Are You Ending Chronic Homelessness in Your Community?

written by Sam Batko
June 11, 2013

How many chronically homeless individuals are there in your state? Has that number increased or decreased over the last few years? If your state is anything like the overall U.S., then the number of chronically homelessness individuals in your community should be shrinking.

From 2011 to 2012, chronic homelessness decreased 7 percent. In fact, chronic homelessness has been decreasing for several years. From 2007 to 2012, chronic homelessness in the U.S. has decreased 19 percent from 123,833 people to 99,894 people.

Is your state keeping up with that pace? Some communities are!  According to the Alliance's State of Homelessness in America 2013, chronic homelessness decreased in 29 states and the District of Columbia from 2011 to 2012. Many states even saw large double-digit decreases, including Louisiana, Michigan, Arkansas, Missouri, Georgia, Indiana, South Carolina, and Maryland.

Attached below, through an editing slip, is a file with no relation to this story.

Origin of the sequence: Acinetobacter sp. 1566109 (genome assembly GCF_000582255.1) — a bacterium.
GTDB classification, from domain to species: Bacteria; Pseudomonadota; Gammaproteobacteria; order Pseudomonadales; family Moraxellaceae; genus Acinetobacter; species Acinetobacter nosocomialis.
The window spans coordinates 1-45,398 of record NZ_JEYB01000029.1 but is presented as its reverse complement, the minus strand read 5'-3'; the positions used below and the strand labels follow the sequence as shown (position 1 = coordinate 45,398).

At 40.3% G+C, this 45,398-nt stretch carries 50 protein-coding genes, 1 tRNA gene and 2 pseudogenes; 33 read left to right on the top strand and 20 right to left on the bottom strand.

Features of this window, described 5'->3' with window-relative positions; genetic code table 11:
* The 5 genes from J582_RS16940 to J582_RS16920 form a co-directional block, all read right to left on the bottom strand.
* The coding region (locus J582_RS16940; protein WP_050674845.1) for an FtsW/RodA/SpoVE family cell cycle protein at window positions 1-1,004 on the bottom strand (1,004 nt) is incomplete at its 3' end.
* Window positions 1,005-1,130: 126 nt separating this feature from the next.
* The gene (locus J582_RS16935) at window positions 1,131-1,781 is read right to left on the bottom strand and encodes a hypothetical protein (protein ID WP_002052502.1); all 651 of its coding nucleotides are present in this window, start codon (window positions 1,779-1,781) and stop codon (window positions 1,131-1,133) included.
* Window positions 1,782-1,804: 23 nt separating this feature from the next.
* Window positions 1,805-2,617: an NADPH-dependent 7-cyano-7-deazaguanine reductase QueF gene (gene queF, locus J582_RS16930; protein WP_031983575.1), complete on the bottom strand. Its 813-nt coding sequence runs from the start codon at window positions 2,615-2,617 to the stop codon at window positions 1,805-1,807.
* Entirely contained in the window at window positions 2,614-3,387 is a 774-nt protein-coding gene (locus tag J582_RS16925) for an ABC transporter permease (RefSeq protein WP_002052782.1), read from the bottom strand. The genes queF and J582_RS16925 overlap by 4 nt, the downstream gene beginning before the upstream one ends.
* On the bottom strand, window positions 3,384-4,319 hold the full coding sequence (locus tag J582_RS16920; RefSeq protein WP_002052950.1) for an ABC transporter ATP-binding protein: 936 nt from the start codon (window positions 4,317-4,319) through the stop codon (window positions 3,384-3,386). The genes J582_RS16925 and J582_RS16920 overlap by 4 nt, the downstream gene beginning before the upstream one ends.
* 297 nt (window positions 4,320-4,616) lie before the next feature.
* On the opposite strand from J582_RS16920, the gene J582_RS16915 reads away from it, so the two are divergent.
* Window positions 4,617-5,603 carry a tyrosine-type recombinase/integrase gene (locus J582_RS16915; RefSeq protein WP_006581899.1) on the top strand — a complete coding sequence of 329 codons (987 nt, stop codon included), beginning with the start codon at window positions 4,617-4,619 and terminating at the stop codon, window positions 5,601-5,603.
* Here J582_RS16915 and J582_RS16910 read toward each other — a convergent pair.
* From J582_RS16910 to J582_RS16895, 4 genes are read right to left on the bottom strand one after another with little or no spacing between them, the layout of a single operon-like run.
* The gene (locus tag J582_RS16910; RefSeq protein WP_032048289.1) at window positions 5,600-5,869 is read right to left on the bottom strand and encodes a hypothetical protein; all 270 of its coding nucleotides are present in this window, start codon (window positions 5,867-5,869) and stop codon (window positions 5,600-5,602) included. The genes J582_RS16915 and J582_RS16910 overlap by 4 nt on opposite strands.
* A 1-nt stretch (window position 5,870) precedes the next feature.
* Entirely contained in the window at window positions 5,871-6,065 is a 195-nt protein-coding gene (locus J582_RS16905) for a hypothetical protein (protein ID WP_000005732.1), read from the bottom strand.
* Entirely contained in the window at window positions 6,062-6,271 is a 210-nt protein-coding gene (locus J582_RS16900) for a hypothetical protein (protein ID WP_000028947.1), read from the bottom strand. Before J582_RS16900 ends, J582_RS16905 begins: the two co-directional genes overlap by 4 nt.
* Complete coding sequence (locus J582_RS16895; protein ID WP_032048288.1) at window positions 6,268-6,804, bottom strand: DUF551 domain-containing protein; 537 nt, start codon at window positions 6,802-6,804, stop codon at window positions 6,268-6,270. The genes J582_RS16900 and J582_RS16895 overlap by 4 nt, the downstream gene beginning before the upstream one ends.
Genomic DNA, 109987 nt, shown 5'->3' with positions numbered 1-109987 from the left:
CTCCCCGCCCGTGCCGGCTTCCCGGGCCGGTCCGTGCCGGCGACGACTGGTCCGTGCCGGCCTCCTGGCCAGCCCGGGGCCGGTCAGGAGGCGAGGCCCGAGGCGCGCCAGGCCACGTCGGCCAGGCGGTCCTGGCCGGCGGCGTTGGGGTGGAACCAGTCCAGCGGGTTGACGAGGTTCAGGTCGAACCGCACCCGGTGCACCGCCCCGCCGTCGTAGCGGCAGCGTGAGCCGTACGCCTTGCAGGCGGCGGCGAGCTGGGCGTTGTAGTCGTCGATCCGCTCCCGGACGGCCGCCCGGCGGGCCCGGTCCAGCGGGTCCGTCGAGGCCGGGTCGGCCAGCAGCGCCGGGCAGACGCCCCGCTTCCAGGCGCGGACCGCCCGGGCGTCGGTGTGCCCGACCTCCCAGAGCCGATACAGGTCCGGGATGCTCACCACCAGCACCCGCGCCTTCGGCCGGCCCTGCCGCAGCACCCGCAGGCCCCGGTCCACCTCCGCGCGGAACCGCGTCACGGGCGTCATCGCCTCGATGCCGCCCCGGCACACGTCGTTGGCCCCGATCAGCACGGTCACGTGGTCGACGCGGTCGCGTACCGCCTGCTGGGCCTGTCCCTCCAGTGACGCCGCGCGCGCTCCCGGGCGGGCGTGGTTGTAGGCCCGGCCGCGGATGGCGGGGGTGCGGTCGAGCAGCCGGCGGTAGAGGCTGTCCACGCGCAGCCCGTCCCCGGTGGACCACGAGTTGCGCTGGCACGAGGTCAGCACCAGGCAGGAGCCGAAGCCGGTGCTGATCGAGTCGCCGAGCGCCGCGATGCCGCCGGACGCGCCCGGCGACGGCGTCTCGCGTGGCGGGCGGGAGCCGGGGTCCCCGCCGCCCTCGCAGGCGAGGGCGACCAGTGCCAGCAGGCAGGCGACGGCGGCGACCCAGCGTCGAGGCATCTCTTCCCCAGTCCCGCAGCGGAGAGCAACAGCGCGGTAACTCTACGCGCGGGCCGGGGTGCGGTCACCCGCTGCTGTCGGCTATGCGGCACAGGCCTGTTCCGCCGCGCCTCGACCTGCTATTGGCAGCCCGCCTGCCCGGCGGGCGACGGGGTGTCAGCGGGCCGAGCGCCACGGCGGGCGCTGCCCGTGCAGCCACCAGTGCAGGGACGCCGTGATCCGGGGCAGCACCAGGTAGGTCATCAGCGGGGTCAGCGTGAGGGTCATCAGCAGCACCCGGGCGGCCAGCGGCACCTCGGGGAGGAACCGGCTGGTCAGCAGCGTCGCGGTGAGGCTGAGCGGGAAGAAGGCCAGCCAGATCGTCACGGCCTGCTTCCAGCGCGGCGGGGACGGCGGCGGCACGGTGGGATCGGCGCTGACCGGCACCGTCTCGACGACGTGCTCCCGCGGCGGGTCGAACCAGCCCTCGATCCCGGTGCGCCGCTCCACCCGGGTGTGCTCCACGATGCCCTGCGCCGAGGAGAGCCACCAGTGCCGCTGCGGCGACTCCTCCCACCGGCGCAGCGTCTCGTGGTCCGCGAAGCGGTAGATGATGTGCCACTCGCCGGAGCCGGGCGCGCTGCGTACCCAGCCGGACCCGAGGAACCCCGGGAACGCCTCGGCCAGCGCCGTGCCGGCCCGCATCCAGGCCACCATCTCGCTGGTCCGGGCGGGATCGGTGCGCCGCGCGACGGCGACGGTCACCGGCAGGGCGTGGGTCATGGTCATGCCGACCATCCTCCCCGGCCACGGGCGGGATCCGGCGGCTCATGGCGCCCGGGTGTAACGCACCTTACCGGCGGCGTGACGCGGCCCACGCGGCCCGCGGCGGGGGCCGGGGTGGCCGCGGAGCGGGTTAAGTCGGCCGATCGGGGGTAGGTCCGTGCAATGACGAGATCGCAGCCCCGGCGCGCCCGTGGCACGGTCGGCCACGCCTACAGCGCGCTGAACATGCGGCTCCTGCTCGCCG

Unfortunately the news is not all good. While chronic homelessness is going down, the rate of decrease is not fast enough to achieve the U.S. government’s goal of ending chronic homelessness by the end of 2015. The Alliance has just released a Data Point brief that details how many chronically homeless people would need to be housed every year between now and the 2016 point-in-time count to meet the goal: almost 25,000 individuals each year. It is achievable, but it will take continued investment in and proper targeting of permanent supportive housing.

Take this brief to your community leaders and ask them what they are doing to help achieve this goal. Look at how your community is using resources and ensure that permanent supportive housing is being properly targeted toward those experiencing chronic homelessness. Together we can end chronic homelessness by the end of 2015.